And it is, I think. But readers are wired to spot the familiar, relate-able things in the books they read. That doesn't mean that they have the same attitudes towards these things, or that they share their perspective with the writer. Often, this isn't the case.
So we end up thinking one thing, and often learning that the writer's perspective of the story is completely different.
This isn't a bad a thing, but I think it's important to keep in mind while writing. That is, a book should have room for interpretation in a way that permits the various perspectives of a reader to inform the plot. This isn't an attempt to advocate vague writing, but to allow the interpretation of a character's tone to be on the reader.
In my opinion, this is why "he said," "she said" is still the best taglines after dialog. If the words the character is using are "right" the different readers might read in different motive and intent, but as long as the selection of them lead the reader in the right direction about the relationship between the characters having the discussion...it doesn't hurt your story for your readers (or critiquers) to not see the interactions precisely the same as you.
This is a more recent "realization" of mine. I used to want to court specific ideas of my characters, world, plot. I have such defined ideas of all these things! If people saw them differently, then I assumed that I had not done a good enough job relating my ideas.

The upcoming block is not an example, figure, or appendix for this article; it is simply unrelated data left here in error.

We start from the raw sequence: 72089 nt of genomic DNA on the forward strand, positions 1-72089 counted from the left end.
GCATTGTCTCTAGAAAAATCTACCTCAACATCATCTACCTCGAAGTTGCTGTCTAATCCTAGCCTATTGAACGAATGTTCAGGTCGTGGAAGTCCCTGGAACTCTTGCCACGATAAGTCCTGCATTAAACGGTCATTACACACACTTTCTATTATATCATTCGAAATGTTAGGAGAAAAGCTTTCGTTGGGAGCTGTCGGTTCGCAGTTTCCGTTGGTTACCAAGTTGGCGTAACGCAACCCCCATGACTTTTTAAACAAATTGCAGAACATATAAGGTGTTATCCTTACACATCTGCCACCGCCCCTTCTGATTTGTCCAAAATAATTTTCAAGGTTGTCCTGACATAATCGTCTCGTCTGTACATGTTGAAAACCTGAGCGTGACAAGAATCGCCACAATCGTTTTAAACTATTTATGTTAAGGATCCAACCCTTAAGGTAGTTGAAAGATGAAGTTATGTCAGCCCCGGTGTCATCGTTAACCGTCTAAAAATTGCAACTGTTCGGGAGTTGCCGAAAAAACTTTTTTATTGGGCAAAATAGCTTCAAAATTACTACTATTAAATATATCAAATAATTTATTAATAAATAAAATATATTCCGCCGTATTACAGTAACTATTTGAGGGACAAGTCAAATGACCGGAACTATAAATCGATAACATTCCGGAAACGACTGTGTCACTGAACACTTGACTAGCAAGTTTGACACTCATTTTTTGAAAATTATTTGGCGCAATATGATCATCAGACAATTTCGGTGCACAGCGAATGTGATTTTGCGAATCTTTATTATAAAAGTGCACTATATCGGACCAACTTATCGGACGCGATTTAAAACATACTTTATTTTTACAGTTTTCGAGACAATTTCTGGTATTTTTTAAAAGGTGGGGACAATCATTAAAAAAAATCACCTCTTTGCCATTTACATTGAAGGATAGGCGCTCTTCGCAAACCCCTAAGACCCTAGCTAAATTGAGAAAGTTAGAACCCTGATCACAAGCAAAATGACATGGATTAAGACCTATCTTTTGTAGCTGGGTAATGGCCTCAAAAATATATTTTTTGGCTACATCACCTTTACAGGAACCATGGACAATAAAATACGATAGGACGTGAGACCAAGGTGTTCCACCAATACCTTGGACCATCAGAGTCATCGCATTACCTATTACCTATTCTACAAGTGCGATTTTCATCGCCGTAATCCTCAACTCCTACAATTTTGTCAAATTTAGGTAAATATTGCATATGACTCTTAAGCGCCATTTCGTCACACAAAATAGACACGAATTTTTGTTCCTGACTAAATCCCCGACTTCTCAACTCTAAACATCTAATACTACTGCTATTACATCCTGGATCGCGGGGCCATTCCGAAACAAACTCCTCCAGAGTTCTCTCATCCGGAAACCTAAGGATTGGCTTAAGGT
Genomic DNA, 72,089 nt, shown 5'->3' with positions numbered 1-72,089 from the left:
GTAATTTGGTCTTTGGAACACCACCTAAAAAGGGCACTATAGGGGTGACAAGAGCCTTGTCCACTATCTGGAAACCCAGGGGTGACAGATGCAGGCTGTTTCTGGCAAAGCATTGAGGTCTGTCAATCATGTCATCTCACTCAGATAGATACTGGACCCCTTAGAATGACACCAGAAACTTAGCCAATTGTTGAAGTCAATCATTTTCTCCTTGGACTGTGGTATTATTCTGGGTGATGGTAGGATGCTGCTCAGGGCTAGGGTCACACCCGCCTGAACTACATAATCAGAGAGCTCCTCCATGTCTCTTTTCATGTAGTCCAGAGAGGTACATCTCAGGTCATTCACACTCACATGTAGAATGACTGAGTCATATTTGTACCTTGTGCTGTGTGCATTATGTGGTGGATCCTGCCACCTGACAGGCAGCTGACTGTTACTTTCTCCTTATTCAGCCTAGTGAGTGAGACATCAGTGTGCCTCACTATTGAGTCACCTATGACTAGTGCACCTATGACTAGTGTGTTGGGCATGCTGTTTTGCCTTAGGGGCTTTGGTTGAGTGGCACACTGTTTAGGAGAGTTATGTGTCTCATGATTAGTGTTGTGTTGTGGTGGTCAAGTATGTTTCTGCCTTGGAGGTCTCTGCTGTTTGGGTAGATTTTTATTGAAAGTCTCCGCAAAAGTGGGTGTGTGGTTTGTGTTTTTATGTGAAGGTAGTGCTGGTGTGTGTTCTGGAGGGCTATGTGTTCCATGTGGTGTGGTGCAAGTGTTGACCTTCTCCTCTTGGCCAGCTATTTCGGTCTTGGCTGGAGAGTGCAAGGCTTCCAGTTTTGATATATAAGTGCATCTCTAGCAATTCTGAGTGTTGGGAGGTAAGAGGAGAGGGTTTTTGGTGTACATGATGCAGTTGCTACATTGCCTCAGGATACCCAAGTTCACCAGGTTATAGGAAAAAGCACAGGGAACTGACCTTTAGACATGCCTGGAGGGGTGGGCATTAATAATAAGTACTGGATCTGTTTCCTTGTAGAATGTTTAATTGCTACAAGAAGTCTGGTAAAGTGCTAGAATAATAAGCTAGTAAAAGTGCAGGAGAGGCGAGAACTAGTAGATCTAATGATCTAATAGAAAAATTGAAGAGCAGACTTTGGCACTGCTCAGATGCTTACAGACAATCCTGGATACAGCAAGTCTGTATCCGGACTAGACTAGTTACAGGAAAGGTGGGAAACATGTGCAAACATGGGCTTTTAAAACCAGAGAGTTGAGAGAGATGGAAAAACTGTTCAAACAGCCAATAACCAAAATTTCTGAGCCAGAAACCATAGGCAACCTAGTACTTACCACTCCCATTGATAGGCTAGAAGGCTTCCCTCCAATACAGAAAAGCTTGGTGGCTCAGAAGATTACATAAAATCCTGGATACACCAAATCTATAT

But no two people have the same life experiences, and while we might come from backgrounds that instill particular values, and cultural perspectives, our engagement with each other is often hindered by radically different interpretations of events, words, and ideas. If that is part of our daily human interaction, it makes sense for us to expect the same with writing and reading.
Viewing things this way, it becomes less about courting a very specific attitude toward characters and plot as it becomes about a sort of family of reactions. The writer courts a general attitude, and allows for room of related responses, leading the reader toward the end that the writer anticipates, but not perhaps in the method the writer intended.
I think we should do our utmost to convey specific ideas regarding characters, setting, etc, but allow for readers' varied response. If you try to sell a very specific idea of these things, it is easy to spend years pursuing an impossible perfection.
Perfection is an idea that I am abandoning and these are my thoughts on that process, questioning the attitudes that, I think, have been holding me back and keeping me revising and rewriting for far too long...
What realizations, rationals, or understandings have you come to to help you be pleased with a completed draft?